Match Day marks the start of a new journey for tomorrow’s doctors

Jesse M. Ehrenfeld, MD, MPH , Immediate Past President

AMA News Wire

Match Day marks the start of a new journey for tomorrow’s doctors

Mar 15, 2024

Editor’s note: This column is adapted from The Class of 1958 Commemorative Lecture that Dr. Ehrenfeld delivered to Harvard Medical School’s graduating MD class on this morning of Match Day.

Match Day is a special time of celebration as we reflect on the past—all of the hard work that has brought you to this moment—and look to a future that is complex, uncertain, yet filled with unlimited opportunities.

This is your day, and your moment. And no matter what happens from here, I assure you it’s a day you will never forget. Twenty years ago, I made the exact same transition you are making from medical school to residency—excited and quietly terrified for what would happen next. Had I made a huge mistake? Was I about to be rejected by my top choices? What if I don’t match at all?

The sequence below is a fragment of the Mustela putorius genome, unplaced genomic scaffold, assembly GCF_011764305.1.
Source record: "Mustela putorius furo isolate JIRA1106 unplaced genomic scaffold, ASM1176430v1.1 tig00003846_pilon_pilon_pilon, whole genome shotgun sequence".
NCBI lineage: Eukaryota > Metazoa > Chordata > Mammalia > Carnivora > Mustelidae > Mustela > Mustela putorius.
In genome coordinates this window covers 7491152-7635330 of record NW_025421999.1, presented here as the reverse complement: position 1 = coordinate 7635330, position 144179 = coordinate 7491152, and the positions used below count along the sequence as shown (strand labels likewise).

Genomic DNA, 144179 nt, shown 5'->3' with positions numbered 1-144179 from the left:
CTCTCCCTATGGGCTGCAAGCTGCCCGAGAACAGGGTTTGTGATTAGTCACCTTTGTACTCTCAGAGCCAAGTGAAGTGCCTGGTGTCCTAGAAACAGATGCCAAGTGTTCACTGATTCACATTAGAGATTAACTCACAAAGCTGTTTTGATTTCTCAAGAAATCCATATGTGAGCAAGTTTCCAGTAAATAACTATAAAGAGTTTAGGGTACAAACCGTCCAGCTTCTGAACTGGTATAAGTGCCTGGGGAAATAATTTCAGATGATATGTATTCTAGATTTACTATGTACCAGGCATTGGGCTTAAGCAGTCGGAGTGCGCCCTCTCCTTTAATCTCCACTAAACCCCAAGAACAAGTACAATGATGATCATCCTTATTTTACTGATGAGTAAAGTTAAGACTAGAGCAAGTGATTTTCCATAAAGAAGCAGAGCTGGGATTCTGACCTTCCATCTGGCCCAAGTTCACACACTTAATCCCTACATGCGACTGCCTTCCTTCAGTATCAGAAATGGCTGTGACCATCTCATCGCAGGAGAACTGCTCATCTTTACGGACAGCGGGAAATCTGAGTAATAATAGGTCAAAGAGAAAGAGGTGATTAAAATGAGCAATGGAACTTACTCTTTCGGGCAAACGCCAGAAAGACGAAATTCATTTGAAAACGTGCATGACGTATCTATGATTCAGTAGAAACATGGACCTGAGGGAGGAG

But I had worked too hard and spent far too much on tuition to turn back. I had no choice but to rip open that envelope and see what life had in store for me. So, let me be the first to tell you: You’re going to be fine. No matter where your journey takes you from this moment forward, it’s going to be OK. You’re going to end up—like I did—exactly where you were always meant to be.

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This isn’t the end of your journey, it’s just the next step. And trust me, there are a lot of steps ahead of you. And so, my message to all of you is a simple one: Thank you. Thank you for choosing medicine. Thank you for choosing science. Thank you for choosing to spread compassion and empathy in a world increasingly divided by anger and mistrust.

Thank you for recognizing the incredible public health challenges we face and saying to yourself, “I’ve got this.” Thank you for not only hoping for a better world, but for digging in, rolling up your sleeves, and promising to give everything you’ve got to make it a better world.